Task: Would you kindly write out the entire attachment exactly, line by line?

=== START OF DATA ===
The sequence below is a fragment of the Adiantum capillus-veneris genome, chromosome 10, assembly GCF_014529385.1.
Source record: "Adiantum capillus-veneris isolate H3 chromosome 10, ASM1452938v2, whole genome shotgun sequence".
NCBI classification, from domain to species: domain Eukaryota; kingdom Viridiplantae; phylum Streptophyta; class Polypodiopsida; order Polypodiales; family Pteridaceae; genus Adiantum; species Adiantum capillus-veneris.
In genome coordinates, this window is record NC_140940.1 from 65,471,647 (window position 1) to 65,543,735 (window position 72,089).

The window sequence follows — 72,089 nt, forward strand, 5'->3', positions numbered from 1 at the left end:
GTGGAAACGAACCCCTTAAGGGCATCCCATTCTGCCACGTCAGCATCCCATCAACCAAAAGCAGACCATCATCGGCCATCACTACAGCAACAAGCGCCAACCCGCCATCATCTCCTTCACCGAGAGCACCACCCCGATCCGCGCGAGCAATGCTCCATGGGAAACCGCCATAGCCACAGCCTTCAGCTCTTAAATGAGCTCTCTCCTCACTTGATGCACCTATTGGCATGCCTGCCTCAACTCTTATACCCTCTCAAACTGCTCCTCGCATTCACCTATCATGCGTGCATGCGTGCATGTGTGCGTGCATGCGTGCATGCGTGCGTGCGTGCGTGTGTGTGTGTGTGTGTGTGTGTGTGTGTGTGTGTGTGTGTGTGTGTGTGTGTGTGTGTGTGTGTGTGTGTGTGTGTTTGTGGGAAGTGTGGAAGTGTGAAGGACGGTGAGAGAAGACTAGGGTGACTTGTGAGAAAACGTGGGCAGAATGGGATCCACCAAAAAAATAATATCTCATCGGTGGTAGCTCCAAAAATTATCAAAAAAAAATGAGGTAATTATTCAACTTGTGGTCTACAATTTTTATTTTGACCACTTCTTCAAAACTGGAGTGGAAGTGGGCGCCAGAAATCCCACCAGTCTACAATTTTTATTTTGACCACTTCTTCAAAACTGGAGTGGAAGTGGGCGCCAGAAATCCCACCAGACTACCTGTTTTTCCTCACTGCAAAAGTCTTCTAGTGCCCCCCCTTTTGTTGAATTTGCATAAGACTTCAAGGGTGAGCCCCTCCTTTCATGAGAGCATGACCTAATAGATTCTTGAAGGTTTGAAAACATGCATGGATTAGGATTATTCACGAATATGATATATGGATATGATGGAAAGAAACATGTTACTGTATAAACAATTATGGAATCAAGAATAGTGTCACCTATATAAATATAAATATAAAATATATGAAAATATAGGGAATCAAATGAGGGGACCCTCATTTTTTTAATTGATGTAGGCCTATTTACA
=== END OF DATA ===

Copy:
The sequence below is a fragment of the Adiantum capillus-veneris genome, chromosome 10, assembly GCF_014529385.1.
Source record: "Adiantum capillus-veneris isolate H3 chromosome 10, ASM1452938v2, whole genome shotgun sequence".
NCBI classification, from domain to species: domain Eukaryota; kingdom Viridiplantae; phylum Streptophyta; class Polypodiopsida; order Polypodiales; family Pteridaceae; genus Adiantum; species Adiantum capillus-veneris.
In genome coordinates, this window is record NC_140940.1 from 65,471,647 (window position 1) to 65,543,735 (window position 72,089).

The window sequence follows — 72,089 nt, forward strand, 5'->3', positions numbered from 1 at the left end:
GTGGAAACGAACCCCTTAAGGGCATCCCATTCTGCCACGTCAGCATCCCATCAACCAAAAGCAGACCATCATCGGCCATCACTACAGCAACAAGCGCCAACCCGCCATCATCTCCTTCACCGAGAGCACCACCCCGATCCGCGCGAGCAATGCTCCATGGGAAACCGCCATAGCCACAGCCTTCAGCTCTTAAATGAGCTCTCTCCTCACTTGATGCACCTATTGGCATGCCTGCCTCAACTCTTATACCCTCTCAAACTGCTCCTCGCATTCACCTATCATGCGTGCATGCGTGCATGTGTGCGTGCATGCGTGCATGCGTGCGTGCGTGCGTGTGTGTGTGTGTGTGTGTGTGTGTGTGTGTGTGTGTGTGTGTGTGTGTGTGTGTGTGTGTGTGTGTGTGTGTGTGTTTGTGGGAAGTGTGGAAGTGTGAAGGACGGTGAGAGAAGACTAGGGTGACTTGTGAGAAAACGTGGGCAGAATGGGATCCACCAAAAAAATAATATCTCATCGGTGGTAGCTCCAAAAATTATCAAAAAAAAATGAGGTAATTATTCAACTTGTGGTCTACAATTTTTATTTTGACCACTTCTTCAAAACTGGAGTGGAAGTGGGCGCCAGAAATCCCACCAGTCTACAATTTTTATTTTGACCACTTCTTCAAAACTGGAGTGGAAGTGGGCGCCAGAAATCCCACCAGACTACCTGTTTTTCCTCACTGCAAAAGTCTTCTAGTGCCCCCCCTTTTGTTGAATTTGCATAAGACTTCAAGGGTGAGCCCCTCCTTTCATGAGAGCATGACCTAATAGATTCTTGAAGGTTTGAAAACATGCATGGATTAGGATTATTCACGAATATGATATATGGATATGATGGAAAGAAACATGTTACTGTATAAACAATTATGGAATCAAGAATAGTGTCACCTATATAAATATAAATATAAAATATATGAAAATATAGGGAATCAAATGAGGGGACCCTCATTTTTTTAATTGATGTAGGCCTATTTACA